Many small businesses dream of breaking their products into the supply chains of big companies. Being “green” can give you an edge over other, less environmentally friendly competitors.
That’s because more big companies – from Ford to IKEA to UPS – are expecting their suppliers to better measure and manage their environmental impact, from reining in their fossil fuel and water usage to reducing their packaging. Some are even creating “scorecards” that lay out what green measures they expect their suppliers to take.
While your environmental footprint alone won’t get you in the door, it can make you more attractive to companies looking to bolster their own corporate sustainability through green supply chain management. Here are some tips for how to make the most of this trend:
Know the scorecard. Many big companies undertaking major sustainability initiatives – the Wal-Marts and P&Gs of the world – aren’t secretive about what sustainability measures they expect their suppliers to adhere to. In fact, they’re creating supplier “scorecards.” Read up on the company you’re looking to do business with and how it’s rating its suppliers on green practices. Many companies lay out their sustainability goals on their websites. (For instance, you can find IKEA’s Sustainability Product Score Card here by clicking on its 2010 sustainability report.)
Get certified. We’ve talked about how small companies need to be cautious about pursuing green labels without verifying their legitimacy, especially given the opportunity for using a label to “greenwash” your image. However, there are reputable green certification programs that can validate your progress and make you more appealing to prospective partners. Here’s a list from the Small Business Administration (SBA) of some green certification programs.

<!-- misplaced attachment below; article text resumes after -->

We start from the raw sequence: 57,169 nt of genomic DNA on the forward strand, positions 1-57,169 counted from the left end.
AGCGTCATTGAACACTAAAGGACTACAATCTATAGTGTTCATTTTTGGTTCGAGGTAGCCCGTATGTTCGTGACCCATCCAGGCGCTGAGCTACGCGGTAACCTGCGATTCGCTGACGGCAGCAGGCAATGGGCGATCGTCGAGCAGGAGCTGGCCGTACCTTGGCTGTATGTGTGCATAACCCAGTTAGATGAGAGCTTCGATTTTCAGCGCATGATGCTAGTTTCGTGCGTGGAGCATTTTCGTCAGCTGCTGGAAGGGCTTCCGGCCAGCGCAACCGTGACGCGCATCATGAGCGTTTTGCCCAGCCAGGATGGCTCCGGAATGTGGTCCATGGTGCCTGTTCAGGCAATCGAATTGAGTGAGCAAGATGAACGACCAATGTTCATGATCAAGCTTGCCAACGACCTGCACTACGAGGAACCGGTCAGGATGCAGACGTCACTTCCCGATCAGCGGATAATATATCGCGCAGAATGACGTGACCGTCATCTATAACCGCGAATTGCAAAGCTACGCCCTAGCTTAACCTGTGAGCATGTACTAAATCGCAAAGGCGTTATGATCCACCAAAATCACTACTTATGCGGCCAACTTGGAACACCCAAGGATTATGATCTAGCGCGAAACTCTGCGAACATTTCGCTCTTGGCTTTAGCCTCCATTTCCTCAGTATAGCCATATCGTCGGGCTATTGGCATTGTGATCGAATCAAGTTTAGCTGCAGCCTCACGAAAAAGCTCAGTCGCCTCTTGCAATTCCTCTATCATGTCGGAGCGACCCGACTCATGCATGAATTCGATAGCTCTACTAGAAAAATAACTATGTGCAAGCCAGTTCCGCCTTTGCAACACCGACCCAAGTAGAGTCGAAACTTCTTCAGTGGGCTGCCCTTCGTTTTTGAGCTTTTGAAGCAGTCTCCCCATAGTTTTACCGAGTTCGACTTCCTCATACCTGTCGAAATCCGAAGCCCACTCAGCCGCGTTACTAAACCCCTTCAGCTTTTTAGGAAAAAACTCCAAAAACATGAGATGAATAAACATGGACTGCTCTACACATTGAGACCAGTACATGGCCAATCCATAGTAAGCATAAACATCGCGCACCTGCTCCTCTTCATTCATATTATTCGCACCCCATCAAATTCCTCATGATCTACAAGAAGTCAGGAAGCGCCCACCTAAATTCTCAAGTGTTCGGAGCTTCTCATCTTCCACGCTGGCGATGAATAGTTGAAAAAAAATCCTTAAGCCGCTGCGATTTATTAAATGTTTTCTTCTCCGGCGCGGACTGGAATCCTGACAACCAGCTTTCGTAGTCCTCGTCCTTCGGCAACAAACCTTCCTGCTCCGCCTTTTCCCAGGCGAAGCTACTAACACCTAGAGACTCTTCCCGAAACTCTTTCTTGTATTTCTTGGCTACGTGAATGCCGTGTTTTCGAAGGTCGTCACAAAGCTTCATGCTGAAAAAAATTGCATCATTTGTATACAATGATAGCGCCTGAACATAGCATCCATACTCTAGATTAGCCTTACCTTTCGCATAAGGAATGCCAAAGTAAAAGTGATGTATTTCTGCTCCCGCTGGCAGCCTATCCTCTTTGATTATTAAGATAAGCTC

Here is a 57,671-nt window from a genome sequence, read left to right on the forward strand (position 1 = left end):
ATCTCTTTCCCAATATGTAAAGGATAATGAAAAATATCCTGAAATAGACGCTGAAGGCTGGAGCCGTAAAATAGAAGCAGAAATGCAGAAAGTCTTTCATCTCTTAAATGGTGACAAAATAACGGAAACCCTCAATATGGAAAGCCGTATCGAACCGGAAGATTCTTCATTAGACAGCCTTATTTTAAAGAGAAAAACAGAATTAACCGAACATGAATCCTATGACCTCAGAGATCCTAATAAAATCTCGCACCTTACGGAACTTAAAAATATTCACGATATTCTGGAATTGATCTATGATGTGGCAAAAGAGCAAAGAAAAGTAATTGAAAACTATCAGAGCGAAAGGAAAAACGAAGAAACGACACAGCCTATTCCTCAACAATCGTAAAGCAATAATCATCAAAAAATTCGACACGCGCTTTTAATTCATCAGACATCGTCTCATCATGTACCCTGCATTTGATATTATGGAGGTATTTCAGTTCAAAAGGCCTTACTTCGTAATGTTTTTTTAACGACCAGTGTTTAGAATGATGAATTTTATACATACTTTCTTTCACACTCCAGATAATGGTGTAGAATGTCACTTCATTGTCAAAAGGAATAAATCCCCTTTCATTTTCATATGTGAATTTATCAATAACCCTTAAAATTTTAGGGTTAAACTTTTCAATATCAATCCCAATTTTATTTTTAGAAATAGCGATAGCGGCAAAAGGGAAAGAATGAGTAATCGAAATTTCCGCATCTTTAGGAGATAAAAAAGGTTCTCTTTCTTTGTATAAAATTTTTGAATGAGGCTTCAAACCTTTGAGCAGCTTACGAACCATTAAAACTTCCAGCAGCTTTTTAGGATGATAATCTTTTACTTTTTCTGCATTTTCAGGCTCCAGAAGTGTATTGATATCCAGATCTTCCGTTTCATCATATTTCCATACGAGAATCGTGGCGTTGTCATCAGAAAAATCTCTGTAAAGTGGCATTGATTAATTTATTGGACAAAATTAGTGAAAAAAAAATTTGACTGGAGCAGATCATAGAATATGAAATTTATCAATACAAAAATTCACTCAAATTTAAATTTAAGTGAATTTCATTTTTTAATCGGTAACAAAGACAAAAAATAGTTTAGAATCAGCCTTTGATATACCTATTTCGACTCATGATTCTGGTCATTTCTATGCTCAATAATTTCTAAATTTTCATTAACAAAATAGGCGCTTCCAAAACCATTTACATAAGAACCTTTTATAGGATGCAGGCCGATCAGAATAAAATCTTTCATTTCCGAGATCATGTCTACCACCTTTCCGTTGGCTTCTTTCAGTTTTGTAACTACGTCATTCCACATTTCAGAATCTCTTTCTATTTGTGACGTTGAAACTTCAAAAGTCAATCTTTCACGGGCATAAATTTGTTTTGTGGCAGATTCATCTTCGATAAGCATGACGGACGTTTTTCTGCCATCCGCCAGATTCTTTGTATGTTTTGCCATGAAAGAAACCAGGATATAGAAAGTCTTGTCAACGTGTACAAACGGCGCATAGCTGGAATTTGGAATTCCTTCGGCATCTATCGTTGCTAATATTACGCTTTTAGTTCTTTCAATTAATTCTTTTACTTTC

Find your edge. It’s always important to find your niche as a small supplier, and that also rings true when it comes to sustainability. If you’re lucky enough to score a pitch meeting with a big company, make sure you can explain how your product or service is environmentally superior to other suppliers in your industry. Remember, just “being green” isn’t such a unique thing anymore.
Go beyond sustainability. At the end of the day, sustainability is just one of many things big companies evaluate when choosing suppliers, and it’s not usually at the top of the list. (Can you actually produce your product at a low enough price to sell?) You need to prove you’re the best option all around, and show you have created a strong brand on your own. You can use your environmental sustainability initiatives, however, to better market yourself.